A national study led by Harvard Medical School researchers found that insomnia was associated with a much higher percentage of workplace accidents and errors than any other chronic condition. These errors were also more costly. Researchers estimate that insomnia costs employers $31.1 billion annually.
Researchers conducted a cross-sectional survey of commercially insured individuals. Participants were asked about nineteen chronic conditions including diabetes, arthritis, and depression. Researchers looked into medical and pharmaceutical claims to confirm these conditions, and those that reported insomnia were then screened to ensure that their insomnia was not caused by other chronic conditions. Participants were also asked if they caused damage, work disruption, or mistakes that cost their company $500 or more.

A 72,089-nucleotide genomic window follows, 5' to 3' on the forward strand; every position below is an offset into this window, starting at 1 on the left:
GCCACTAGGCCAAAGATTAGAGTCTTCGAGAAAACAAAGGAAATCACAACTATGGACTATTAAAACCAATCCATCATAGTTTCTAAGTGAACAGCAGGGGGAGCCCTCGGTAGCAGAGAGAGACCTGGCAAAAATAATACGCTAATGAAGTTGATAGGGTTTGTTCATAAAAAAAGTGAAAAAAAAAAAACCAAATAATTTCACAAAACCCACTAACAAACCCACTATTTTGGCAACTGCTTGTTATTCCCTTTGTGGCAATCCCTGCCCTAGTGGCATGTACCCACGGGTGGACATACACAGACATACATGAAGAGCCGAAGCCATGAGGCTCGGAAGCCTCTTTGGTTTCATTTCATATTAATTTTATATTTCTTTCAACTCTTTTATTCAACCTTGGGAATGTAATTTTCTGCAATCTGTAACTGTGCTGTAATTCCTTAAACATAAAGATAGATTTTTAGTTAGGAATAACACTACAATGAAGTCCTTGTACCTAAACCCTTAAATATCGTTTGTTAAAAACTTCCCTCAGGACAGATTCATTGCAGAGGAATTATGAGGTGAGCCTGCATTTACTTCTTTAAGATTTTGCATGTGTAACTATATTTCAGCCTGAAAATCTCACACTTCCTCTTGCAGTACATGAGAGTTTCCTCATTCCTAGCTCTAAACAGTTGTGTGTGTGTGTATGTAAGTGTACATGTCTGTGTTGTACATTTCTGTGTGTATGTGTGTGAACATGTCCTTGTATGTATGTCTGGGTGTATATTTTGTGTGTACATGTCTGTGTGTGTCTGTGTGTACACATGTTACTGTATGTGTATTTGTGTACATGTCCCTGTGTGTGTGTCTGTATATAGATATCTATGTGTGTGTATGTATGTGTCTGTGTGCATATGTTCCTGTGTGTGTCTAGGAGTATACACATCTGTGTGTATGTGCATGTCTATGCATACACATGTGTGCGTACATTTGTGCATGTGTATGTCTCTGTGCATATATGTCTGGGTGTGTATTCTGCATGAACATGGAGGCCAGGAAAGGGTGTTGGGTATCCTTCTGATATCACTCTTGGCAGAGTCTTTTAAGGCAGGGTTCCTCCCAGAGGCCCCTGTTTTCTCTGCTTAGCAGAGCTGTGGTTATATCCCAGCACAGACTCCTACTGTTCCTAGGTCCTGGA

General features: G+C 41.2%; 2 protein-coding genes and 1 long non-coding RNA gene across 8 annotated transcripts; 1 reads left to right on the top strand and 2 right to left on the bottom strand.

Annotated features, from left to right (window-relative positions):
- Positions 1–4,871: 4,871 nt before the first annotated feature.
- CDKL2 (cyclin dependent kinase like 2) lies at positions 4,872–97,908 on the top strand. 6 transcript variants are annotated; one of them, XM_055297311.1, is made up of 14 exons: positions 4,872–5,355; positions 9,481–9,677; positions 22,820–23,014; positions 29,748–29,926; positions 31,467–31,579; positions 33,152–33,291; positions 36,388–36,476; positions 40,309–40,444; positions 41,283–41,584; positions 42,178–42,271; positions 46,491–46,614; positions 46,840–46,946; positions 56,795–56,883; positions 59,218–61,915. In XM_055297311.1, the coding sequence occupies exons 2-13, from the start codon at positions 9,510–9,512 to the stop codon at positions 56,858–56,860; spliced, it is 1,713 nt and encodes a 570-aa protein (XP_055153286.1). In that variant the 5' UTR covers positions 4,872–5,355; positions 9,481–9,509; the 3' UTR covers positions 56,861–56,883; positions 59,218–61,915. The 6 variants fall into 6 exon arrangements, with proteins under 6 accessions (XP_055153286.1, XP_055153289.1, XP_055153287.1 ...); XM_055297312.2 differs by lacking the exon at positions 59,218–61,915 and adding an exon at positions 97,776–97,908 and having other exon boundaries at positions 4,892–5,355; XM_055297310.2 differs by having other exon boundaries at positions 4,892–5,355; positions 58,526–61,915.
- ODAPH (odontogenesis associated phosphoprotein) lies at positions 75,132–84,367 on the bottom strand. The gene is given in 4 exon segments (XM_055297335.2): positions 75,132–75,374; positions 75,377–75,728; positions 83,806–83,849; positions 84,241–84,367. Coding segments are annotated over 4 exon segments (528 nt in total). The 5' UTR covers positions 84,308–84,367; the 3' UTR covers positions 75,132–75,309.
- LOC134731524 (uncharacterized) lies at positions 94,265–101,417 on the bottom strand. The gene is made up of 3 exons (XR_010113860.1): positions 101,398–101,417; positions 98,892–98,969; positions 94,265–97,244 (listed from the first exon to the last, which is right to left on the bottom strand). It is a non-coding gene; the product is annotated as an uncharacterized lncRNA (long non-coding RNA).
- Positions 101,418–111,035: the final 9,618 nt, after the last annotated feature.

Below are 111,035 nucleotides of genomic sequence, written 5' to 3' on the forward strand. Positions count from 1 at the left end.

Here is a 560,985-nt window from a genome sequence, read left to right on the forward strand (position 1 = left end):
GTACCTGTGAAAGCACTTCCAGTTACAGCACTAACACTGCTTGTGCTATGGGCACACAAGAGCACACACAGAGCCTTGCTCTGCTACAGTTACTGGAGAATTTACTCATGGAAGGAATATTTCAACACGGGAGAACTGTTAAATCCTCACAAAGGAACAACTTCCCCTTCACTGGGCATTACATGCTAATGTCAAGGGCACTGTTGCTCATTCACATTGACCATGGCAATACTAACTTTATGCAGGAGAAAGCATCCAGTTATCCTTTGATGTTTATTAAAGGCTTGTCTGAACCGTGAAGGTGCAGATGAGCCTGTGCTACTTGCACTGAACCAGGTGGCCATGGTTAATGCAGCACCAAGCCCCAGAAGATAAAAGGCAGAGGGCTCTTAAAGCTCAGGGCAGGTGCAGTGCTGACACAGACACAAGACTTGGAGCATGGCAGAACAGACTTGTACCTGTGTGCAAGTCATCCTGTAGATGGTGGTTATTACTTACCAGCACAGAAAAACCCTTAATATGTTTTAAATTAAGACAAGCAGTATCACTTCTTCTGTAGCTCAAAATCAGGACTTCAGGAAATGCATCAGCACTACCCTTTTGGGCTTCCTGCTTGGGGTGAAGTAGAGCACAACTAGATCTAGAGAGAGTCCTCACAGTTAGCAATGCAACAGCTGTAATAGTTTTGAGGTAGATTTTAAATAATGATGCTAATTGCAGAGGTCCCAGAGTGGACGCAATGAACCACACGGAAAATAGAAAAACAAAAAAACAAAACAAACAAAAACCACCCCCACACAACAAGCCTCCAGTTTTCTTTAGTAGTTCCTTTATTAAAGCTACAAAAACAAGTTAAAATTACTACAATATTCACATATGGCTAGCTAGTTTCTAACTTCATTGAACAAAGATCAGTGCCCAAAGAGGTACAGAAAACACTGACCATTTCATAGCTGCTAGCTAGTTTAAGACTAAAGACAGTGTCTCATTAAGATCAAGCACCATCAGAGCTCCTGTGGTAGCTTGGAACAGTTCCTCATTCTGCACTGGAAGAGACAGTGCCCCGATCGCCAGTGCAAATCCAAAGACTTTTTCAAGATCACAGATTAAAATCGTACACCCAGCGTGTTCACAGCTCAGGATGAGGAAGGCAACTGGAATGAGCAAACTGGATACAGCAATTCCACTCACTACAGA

Those who suffered insomnia were responsible for 7.2 percent of all costly workplace accidents or errors, which is a 40 percent higher risk than workers with any other condition. These mistakes were also associated with higher costs. 23.7 percent of all costs spent on workplace accidents or errors were generated by individuals with insomnia. Insomnia related errors cost on average $32,062, while non-insomnia errors cost $21,914 on average. This difference was even seen when researchers controlled for educational level, age, and other demographic factors.
Purchase the full study: The Associations of Insomnia With Costly Workplace Accidents and Errors or read an article about the results in Time to learn more.
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